A colorful, enlightening account of how Thomas Jefferson wrote the Declaration of Independence, and the road to July 4: a selection from Joseph J. Ellis’s American Sphinx, winner of the National Book Award.
How did the newest and youngest member of Virginia’s delegation to the Constitutional Congress come to write the founding document of the American project? In “Writing the Declaration of Independence,” Pulitzer Prize–winning historian Joseph J. Ellis outlines the life of the document and the road to its adoption on July 4. From Jefferson’s arrival in Philadelphia in 1775 in an ornate carriage along with four horses and three slaves, to a fascinating guided tour of the drafts and discussions (including the importance of a good speaking voice, the theatricality of Patrick Henry, and Jefferson’s tortured, ultimately discarded section blaming the king for American slavery), this is the true history of Independence Day.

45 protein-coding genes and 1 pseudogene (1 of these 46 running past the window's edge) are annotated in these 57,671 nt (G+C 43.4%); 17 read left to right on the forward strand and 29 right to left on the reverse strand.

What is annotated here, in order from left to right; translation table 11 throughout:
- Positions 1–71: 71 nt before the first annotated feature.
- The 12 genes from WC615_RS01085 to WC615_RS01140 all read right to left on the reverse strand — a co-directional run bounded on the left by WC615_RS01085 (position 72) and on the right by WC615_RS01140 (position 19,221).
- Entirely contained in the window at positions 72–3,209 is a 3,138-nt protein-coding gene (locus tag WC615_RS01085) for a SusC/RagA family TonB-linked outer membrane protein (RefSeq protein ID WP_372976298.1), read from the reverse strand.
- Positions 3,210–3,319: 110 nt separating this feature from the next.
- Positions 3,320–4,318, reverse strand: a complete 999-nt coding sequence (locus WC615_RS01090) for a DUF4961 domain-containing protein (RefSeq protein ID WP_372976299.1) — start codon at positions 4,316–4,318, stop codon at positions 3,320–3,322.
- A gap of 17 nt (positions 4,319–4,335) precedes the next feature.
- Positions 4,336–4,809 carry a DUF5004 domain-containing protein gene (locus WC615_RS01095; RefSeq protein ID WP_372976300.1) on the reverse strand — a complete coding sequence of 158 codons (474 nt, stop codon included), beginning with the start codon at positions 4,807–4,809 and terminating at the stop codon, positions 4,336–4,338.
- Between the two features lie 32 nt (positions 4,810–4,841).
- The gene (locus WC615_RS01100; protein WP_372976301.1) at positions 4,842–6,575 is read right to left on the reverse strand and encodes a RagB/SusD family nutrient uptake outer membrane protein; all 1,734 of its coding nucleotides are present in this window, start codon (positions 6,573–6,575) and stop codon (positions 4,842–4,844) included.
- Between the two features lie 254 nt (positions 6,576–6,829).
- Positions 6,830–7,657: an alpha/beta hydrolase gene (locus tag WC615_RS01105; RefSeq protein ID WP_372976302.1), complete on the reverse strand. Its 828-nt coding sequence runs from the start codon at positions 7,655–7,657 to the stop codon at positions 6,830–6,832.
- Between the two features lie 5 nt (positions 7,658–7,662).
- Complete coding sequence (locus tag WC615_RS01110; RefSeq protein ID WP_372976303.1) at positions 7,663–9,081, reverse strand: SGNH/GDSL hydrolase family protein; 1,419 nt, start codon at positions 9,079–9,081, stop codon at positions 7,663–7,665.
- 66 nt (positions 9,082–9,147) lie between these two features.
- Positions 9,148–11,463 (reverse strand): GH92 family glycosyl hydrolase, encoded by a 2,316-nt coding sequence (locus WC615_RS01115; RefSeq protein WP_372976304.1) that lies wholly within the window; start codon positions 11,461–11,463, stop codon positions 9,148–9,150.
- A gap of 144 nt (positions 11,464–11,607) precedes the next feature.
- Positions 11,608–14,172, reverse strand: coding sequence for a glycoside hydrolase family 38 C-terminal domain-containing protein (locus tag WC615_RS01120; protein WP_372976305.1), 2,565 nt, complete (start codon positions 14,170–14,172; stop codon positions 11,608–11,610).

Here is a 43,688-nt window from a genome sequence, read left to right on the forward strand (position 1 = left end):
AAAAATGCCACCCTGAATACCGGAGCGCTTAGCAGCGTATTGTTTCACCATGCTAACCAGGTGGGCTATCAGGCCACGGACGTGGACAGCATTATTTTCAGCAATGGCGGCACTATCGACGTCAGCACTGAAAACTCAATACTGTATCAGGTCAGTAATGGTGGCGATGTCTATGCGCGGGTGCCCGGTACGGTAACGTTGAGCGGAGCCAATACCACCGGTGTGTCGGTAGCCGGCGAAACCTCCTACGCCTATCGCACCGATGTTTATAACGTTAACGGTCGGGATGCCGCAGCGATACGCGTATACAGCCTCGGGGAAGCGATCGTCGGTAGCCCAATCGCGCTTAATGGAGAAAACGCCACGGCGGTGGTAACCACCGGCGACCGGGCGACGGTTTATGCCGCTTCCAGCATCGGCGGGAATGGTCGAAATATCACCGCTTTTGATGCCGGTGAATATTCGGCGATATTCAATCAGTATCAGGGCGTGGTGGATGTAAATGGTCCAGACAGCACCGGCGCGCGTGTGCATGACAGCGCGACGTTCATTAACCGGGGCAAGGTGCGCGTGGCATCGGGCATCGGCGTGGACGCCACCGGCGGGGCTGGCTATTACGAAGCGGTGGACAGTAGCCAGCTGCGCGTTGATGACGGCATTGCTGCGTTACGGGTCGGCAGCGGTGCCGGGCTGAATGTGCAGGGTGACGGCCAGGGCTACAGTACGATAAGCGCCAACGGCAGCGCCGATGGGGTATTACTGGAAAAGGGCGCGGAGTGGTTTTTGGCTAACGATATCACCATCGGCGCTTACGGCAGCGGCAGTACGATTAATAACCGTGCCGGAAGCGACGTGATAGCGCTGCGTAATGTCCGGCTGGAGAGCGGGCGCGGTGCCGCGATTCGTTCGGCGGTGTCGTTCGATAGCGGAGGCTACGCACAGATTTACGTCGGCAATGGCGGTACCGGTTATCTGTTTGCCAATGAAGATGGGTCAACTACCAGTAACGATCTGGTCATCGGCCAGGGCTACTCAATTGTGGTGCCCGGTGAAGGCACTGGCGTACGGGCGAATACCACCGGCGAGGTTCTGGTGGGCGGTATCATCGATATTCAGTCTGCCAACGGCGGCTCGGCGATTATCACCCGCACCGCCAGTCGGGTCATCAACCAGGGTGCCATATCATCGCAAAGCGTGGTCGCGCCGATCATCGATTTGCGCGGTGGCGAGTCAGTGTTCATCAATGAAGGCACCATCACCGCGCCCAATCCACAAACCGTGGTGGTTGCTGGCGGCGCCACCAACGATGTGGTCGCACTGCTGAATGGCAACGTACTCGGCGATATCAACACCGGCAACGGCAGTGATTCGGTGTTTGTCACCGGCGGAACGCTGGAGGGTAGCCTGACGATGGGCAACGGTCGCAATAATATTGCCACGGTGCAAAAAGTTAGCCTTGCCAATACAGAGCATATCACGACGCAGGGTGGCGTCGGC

About The Author
JOSEPH J. ELLIS is the author of many works of American history including Founding Brothers: The Revolutionary Generation, which was awarded the Pulitzer Prize; and American Sphinx: The Character of Thomas Jefferson, which won the National Book Award. He recently retired from his position as the Ford Foundation Professor of History at Mount Holyoke College and lives in Amherst, Massachusetts, with his wife and their youngest son.